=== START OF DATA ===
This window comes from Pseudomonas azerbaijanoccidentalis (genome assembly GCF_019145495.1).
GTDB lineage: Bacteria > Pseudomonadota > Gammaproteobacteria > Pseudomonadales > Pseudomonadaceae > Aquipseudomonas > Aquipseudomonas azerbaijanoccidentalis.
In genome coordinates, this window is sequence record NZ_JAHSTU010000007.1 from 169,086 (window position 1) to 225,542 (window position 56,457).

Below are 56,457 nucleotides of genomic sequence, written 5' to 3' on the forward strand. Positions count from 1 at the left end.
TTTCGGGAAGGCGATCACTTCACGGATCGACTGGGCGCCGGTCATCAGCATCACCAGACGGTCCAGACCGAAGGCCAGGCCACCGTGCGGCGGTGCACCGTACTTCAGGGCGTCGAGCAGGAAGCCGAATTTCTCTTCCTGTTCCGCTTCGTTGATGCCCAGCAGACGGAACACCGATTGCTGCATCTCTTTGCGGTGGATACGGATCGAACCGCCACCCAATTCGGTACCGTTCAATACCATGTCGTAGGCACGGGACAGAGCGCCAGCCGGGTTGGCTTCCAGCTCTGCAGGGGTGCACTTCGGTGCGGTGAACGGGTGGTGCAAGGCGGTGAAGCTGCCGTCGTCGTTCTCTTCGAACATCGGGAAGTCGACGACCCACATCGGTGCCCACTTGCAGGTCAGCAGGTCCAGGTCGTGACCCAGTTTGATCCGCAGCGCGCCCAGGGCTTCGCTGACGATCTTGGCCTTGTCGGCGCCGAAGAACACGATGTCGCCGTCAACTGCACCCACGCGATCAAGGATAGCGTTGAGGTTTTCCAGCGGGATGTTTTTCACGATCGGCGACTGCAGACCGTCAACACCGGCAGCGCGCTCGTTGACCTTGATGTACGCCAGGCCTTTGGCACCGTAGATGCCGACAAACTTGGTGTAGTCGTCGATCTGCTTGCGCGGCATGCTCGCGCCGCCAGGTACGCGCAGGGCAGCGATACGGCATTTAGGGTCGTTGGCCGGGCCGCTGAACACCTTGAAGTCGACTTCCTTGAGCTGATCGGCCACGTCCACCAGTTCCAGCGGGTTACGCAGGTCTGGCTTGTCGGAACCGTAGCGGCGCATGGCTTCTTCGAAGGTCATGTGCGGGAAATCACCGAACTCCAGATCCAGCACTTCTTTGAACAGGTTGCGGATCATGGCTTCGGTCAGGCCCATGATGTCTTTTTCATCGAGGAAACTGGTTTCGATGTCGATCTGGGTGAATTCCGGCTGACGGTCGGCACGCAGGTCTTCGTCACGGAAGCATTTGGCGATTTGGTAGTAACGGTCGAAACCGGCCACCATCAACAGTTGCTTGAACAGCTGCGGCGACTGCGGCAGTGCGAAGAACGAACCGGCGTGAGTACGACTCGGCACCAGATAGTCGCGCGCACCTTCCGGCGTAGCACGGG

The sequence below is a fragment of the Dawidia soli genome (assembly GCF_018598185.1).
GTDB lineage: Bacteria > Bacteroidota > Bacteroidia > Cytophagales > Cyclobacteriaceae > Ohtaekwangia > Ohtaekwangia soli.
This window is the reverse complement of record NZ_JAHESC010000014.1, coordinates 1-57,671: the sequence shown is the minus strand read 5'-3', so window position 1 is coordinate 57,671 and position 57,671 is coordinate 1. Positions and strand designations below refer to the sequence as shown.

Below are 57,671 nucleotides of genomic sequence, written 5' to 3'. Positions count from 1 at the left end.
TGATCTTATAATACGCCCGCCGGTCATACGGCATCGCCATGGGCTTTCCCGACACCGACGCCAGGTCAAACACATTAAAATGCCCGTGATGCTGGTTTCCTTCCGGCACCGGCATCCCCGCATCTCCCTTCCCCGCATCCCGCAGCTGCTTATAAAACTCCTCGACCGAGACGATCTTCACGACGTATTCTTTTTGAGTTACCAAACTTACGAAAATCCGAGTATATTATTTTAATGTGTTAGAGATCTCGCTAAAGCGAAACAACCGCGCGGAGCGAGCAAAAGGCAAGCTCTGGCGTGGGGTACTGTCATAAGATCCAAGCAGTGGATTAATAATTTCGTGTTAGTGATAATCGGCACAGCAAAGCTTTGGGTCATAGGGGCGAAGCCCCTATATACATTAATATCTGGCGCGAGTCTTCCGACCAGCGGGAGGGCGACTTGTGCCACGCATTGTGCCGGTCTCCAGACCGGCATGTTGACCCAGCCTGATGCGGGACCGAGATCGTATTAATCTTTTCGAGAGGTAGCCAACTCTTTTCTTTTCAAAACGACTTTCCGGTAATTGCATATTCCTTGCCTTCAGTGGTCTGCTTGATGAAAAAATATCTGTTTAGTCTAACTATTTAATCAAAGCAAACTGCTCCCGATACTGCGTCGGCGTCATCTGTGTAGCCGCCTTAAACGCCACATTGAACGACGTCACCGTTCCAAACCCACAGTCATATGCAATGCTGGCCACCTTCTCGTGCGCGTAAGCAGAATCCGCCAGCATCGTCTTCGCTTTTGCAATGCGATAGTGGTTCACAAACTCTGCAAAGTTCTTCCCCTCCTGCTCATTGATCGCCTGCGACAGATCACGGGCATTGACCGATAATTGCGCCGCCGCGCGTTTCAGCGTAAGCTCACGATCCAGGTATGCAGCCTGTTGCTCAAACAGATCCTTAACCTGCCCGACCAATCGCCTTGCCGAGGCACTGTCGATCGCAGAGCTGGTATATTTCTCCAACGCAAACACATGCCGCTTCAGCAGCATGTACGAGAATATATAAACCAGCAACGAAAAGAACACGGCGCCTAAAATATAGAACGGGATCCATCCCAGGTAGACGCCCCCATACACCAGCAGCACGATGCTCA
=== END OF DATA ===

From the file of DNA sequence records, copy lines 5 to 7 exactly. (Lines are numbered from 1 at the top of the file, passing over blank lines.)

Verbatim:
TTTCGGGAAGGCGATCACTTCACGGATCGACTGGGCGCCGGTCATCAGCATCACCAGACGGTCCAGACCGAAGGCCAGGCCACCGTGCGGCGGTGCACCGTACTTCAGGGCGTCGAGCAGGAAGCCGAATTTCTCTTCCTGTTCCGCTTCGTTGATGCCCAGCAGACGGAACACCGATTGCTGCATCTCTTTGCGGTGGATACGGATCGAACCGCCACCCAATTCGGTACCGTTCAATACCATGTCGTAGGCACGGGACAGAGCGCCAGCCGGGTTGGCTTCCAGCTCTGCAGGGGTGCACTTCGGTGCGGTGAACGGGTGGTGCAAGGCGGTGAAGCTGCCGTCGTCGTTCTCTTCGAACATCGGGAAGTCGACGACCCACATCGGTGCCCACTTGCAGGTCAGCAGGTCCAGGTCGTGACCCAGTTTGATCCGCAGCGCGCCCAGGGCTTCGCTGACGATCTTGGCCTTGTCGGCGCCGAAGAACACGATGTCGCCGTCAACTGCACCCACGCGATCAAGGATAGCGTTGAGGTTTTCCAGCGGGATGTTTTTCACGATCGGCGACTGCAGACCGTCAACACCGGCAGCGCGCTCGTTGACCTTGATGTACGCCAGGCCTTTGGCACCGTAGATGCCGACAAACTTGGTGTAGTCGTCGATCTGCTTGCGCGGCATGCTCGCGCCGCCAGGTACGCGCAGGGCAGCGATACGGCATTTAGGGTCGTTGGCCGGGCCGCTGAACACCTTGAAGTCGACTTCCTTGAGCTGATCGGCCACGTCCACCAGTTCCAGCGGGTTACGCAGGTCTGGCTTGTCGGAACCGTAGCGGCGCATGGCTTCTTCGAAGGTCATGTGCGGGAAATCACCGAACTCCAGATCCAGCACTTCTTTGAACAGGTTGCGGATCATGGCTTCGGTCAGGCCCATGATGTCTTTTTCATCGAGGAAACTGGTTTCGATGTCGATCTGGGTGAATTCCGGCTGACGGTCGGCACGCAGGTCTTCGTCACGGAAGCATTTGGCGATTTGGTAGTAACGGTCGAAACCGGCCACCATCAACAGTTGCTTGAACAGCTGCGGCGACTGCGGCAGTGCGAAGAACGAACCGGCGTGAGTACGACTCGGCACCAGATAGTCGCGCGCACCTTCCGGCGTAGCACGGG

The sequence below is a fragment of the Dawidia soli genome (assembly GCF_018598185.1).
GTDB lineage: Bacteria > Bacteroidota > Bacteroidia > Cytophagales > Cyclobacteriaceae > Ohtaekwangia > Ohtaekwangia soli.